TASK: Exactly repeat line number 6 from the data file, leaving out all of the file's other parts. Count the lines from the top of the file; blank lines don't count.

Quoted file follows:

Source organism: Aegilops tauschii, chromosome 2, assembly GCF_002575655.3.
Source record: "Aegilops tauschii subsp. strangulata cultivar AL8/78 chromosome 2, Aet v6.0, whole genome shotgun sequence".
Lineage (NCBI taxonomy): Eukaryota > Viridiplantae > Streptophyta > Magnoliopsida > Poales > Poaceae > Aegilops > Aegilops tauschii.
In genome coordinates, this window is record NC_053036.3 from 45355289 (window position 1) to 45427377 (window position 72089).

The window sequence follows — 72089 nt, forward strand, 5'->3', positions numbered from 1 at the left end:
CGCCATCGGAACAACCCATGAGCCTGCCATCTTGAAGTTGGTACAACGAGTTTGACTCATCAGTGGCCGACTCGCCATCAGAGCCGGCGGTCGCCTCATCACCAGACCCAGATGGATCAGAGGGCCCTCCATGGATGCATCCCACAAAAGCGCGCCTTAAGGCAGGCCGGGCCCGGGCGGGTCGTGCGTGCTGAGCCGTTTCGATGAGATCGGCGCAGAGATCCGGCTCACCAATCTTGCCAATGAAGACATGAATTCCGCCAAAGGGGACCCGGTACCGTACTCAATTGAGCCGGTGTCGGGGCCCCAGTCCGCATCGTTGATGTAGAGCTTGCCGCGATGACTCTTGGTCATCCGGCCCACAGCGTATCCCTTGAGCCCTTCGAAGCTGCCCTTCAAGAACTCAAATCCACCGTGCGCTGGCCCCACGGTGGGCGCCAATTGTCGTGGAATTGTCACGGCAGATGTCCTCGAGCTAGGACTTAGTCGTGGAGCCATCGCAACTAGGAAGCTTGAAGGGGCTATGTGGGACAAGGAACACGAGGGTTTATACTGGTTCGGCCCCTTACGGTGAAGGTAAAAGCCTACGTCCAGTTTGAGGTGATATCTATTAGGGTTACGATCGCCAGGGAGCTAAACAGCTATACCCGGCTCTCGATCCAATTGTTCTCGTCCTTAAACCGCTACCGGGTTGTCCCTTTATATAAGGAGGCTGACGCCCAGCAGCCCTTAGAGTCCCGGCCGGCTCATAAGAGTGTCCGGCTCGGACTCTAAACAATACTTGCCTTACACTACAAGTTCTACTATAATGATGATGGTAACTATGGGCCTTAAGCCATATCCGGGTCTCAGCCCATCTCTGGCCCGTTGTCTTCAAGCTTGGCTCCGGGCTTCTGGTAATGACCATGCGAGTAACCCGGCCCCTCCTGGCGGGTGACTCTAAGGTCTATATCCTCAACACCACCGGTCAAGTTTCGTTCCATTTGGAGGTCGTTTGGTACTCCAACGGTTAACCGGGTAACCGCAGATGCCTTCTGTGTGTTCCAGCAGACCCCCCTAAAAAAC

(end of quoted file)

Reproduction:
CGCCATCGGAACAACCCATGAGCCTGCCATCTTGAAGTTGGTACAACGAGTTTGACTCATCAGTGGCCGACTCGCCATCAGAGCCGGCGGTCGCCTCATCACCAGACCCAGATGGATCAGAGGGCCCTCCATGGATGCATCCCACAAAAGCGCGCCTTAAGGCAGGCCGGGCCCGGGCGGGTCGTGCGTGCTGAGCCGTTTCGATGAGATCGGCGCAGAGATCCGGCTCACCAATCTTGCCAATGAAGACATGAATTCCGCCAAAGGGGACCCGGTACCGTACTCAATTGAGCCGGTGTCGGGGCCCCAGTCCGCATCGTTGATGTAGAGCTTGCCGCGATGACTCTTGGTCATCCGGCCCACAGCGTATCCCTTGAGCCCTTCGAAGCTGCCCTTCAAGAACTCAAATCCACCGTGCGCTGGCCCCACGGTGGGCGCCAATTGTCGTGGAATTGTCACGGCAGATGTCCTCGAGCTAGGACTTAGTCGTGGAGCCATCGCAACTAGGAAGCTTGAAGGGGCTATGTGGGACAAGGAACACGAGGGTTTATACTGGTTCGGCCCCTTACGGTGAAGGTAAAAGCCTACGTCCAGTTTGAGGTGATATCTATTAGGGTTACGATCGCCAGGGAGCTAAACAGCTATACCCGGCTCTCGATCCAATTGTTCTCGTCCTTAAACCGCTACCGGGTTGTCCCTTTATATAAGGAGGCTGACGCCCAGCAGCCCTTAGAGTCCCGGCCGGCTCATAAGAGTGTCCGGCTCGGACTCTAAACAATACTTGCCTTACACTACAAGTTCTACTATAATGATGATGGTAACTATGGGCCTTAAGCCATATCCGGGTCTCAGCCCATCTCTGGCCCGTTGTCTTCAAGCTTGGCTCCGGGCTTCTGGTAATGACCATGCGAGTAACCCGGCCCCTCCTGGCGGGTGACTCTAAGGTCTATATCCTCAACACCACCGGTCAAGTTTCGTTCCATTTGGAGGTCGTTTGGTACTCCAACGGTTAACCGGGTAACCGCAGATGCCTTCTGTGTGTTCCAGCAGACCCCCCTAAAAAAC